Station Rotation: What Students Thought

You can read part 1 here, and part 2 here.

Today I had my students answer a few questions about how to stations went. Here’s their answers.

 

Screen Shot 2018-10-08 at 8.36.54 PMThis actually surprised me, mostly because when I’ve tried new things in the past, some students have really bristled at change.

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Well this was a nice warm fuzzy for me. But also made me realize I might need to do a little more explanation about the AP Style quizzes, and maybe tweak how they read, interact with, and discuss the example stories. I asked which stations were least helpful, and it was just about a equal split with the AP Style quiz, comma splice review, and reading feature examples.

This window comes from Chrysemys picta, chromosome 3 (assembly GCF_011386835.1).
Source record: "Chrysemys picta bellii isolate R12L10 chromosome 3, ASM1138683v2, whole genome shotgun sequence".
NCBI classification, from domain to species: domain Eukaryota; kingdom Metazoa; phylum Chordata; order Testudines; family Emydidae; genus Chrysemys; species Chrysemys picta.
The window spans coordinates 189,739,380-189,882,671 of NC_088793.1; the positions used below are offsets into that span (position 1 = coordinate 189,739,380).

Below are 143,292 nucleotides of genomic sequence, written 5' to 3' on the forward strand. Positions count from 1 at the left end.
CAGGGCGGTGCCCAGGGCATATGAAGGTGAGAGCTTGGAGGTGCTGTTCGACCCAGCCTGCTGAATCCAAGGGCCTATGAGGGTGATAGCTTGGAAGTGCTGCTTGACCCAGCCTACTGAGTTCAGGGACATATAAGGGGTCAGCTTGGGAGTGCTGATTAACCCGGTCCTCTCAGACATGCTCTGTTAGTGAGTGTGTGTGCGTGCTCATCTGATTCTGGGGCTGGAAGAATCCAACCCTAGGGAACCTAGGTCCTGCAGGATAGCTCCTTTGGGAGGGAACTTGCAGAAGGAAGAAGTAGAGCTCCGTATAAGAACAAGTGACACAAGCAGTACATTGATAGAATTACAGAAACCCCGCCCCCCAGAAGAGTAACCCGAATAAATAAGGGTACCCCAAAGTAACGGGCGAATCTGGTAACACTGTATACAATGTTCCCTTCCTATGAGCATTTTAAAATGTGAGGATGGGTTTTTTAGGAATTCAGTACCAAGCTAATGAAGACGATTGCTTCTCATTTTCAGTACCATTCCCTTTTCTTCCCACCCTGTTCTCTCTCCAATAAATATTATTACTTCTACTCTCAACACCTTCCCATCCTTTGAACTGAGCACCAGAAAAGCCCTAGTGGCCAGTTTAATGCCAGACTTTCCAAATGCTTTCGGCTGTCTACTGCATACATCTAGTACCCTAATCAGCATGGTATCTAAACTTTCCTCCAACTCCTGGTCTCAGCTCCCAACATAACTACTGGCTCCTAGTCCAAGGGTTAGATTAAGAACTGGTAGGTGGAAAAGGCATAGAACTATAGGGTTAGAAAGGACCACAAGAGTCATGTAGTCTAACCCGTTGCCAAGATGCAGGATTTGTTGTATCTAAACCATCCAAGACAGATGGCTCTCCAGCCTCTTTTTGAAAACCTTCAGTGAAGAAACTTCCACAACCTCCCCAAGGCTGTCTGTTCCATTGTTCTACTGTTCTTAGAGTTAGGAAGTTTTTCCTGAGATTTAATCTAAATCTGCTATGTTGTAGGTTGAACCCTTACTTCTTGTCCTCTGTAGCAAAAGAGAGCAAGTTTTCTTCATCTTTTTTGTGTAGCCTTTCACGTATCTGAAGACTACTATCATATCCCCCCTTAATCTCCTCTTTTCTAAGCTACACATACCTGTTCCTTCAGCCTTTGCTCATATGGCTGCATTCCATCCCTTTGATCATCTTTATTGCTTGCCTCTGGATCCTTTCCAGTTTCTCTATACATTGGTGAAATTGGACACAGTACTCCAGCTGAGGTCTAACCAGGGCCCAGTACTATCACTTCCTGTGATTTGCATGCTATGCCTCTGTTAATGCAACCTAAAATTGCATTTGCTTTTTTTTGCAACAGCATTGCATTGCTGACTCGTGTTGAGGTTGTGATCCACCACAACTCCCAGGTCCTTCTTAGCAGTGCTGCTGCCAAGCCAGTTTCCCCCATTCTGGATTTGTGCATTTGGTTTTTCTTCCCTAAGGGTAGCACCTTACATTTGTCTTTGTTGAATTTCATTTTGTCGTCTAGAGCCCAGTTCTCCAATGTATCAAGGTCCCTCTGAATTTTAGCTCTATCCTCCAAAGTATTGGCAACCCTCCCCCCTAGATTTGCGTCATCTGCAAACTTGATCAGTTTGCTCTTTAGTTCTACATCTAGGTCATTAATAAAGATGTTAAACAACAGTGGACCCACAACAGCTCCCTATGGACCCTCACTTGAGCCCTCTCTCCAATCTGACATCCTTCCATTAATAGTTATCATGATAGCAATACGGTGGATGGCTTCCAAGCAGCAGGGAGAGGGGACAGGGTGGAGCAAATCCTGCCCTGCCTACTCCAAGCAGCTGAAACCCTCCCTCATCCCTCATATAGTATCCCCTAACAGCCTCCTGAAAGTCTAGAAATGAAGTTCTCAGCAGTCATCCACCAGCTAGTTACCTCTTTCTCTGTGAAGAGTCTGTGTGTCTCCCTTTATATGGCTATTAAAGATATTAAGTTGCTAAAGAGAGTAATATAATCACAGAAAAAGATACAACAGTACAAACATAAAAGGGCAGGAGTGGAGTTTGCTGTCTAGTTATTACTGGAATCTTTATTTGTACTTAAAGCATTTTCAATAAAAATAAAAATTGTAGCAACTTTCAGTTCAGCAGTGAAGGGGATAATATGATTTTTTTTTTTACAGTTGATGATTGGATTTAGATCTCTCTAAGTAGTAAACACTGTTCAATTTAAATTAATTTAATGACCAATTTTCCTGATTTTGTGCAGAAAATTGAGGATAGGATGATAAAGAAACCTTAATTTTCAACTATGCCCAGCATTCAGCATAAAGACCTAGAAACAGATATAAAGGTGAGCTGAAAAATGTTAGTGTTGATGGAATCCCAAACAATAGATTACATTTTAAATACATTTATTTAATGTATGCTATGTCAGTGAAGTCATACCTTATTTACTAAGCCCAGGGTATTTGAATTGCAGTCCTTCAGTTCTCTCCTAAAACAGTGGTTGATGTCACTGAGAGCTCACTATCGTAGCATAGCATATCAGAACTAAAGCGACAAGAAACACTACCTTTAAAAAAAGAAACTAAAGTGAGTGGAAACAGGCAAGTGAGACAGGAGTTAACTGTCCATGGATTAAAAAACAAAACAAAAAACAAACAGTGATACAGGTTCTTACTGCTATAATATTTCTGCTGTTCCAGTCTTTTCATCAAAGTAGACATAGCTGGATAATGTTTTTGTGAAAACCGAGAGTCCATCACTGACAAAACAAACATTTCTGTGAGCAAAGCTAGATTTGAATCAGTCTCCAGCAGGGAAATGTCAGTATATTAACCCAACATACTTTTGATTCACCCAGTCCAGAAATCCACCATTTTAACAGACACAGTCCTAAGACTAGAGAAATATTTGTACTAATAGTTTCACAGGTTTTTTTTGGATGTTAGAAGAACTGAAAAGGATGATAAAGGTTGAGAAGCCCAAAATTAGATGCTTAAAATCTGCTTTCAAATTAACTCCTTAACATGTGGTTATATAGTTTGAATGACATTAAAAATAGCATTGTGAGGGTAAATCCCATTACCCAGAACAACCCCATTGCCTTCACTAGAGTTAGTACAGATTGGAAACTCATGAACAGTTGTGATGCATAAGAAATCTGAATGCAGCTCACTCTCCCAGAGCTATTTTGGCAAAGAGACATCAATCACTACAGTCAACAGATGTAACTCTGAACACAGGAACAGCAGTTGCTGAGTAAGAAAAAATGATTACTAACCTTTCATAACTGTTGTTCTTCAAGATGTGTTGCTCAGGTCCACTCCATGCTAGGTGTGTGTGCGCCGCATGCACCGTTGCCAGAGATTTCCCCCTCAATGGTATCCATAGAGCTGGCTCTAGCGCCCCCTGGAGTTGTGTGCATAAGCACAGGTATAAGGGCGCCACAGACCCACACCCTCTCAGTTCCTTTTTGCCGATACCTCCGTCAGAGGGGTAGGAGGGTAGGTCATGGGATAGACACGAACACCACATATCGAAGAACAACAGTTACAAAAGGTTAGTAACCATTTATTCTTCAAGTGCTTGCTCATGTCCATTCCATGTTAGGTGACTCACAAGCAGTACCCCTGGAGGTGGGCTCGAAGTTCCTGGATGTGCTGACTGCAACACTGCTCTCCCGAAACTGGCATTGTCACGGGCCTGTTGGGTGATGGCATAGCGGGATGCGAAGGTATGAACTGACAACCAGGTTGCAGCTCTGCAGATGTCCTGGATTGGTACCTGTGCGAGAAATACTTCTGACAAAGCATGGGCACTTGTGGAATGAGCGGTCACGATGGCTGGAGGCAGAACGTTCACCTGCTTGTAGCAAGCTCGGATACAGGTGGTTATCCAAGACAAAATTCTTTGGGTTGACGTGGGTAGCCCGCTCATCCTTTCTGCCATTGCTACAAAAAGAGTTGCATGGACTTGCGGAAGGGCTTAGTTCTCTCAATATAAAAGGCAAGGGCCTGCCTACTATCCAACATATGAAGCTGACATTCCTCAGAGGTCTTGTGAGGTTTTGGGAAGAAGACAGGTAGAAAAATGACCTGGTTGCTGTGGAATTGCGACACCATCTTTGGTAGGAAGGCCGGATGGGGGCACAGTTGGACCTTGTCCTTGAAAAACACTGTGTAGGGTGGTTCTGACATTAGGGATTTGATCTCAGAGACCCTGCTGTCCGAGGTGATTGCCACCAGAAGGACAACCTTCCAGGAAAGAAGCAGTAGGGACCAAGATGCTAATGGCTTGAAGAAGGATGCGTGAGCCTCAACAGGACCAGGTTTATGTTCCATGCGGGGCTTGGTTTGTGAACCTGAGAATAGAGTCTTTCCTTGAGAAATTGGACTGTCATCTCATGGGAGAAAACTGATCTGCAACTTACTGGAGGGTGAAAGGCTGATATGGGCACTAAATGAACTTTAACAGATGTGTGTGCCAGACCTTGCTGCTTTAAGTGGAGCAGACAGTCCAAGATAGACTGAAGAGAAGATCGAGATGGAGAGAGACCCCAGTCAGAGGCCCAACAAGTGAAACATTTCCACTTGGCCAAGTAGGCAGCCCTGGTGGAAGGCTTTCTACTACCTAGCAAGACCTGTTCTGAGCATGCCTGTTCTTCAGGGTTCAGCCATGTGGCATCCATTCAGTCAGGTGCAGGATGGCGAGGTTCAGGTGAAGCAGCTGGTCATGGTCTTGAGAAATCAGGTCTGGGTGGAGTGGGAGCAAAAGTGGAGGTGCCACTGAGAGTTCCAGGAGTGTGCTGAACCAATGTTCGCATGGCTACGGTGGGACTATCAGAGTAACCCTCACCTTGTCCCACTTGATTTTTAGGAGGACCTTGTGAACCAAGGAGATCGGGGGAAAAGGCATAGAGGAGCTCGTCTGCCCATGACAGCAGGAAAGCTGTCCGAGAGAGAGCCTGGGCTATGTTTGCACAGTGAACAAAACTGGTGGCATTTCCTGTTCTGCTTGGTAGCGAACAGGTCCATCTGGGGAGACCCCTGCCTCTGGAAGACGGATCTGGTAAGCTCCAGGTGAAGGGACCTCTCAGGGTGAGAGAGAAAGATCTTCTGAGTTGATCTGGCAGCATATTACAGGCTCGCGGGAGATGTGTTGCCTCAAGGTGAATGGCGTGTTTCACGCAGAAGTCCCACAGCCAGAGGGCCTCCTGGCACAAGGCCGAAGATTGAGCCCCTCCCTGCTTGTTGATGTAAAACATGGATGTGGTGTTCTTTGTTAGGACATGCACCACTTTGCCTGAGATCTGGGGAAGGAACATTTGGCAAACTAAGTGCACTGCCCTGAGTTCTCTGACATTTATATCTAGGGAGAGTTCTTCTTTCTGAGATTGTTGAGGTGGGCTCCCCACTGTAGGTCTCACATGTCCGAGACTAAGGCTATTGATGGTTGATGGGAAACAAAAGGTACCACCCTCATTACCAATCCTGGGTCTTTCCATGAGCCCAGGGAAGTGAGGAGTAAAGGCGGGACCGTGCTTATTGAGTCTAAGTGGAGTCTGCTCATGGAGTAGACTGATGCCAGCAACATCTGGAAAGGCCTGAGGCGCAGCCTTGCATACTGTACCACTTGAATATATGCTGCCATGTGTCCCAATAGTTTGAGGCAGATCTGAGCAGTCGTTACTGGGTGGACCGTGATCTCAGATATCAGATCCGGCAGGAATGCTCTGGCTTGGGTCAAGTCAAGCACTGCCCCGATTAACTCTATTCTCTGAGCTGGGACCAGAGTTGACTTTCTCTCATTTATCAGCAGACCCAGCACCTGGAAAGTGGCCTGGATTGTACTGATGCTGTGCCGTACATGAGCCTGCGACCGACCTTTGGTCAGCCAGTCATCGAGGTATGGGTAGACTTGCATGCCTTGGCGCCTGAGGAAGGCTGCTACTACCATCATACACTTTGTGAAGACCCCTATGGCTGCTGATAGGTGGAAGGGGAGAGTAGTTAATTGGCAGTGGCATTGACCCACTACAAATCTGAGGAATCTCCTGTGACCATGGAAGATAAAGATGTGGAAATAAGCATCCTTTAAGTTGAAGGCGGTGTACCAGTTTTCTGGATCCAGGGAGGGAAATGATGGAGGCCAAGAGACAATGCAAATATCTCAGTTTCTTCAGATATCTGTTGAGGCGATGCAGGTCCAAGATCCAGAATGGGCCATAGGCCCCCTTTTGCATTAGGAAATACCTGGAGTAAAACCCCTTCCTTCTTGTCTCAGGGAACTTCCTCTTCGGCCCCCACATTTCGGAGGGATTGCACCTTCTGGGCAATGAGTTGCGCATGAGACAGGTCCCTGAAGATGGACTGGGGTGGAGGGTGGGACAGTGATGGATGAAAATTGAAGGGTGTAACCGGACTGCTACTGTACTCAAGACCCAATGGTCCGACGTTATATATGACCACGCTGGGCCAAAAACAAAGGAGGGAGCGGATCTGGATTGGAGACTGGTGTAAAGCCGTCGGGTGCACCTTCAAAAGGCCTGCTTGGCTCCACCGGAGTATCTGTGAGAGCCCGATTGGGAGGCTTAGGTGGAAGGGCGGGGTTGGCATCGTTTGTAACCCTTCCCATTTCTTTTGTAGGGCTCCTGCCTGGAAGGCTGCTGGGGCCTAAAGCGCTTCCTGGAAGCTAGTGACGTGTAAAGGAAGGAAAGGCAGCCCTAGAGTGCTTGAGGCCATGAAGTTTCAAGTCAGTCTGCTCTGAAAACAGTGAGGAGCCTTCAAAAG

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Sorry, 6.2% of respondents…looks like you’ll be doing stations again.

I did include a free-response, but only five people responded. They all wanted more grammar instruction via Khan Academy, so I’m glad to know that went over well.

Overall, not a bad showing. I didn’t anticipate the level of positive feedback, so I really am pretty happy with how it turned out this time. Will definitely be doing it again.

Big thanks to our district tech coordinators for providing quality professional development–something I was able to implement immediately–and thanks to our district for providing the time and the subs to allow that kind of collaboration and growth.

Station Rotations in Journalistic Writing

Read how I came around to stations in a secondary classroom here.

First, full disclosure: I took no photos of my stations.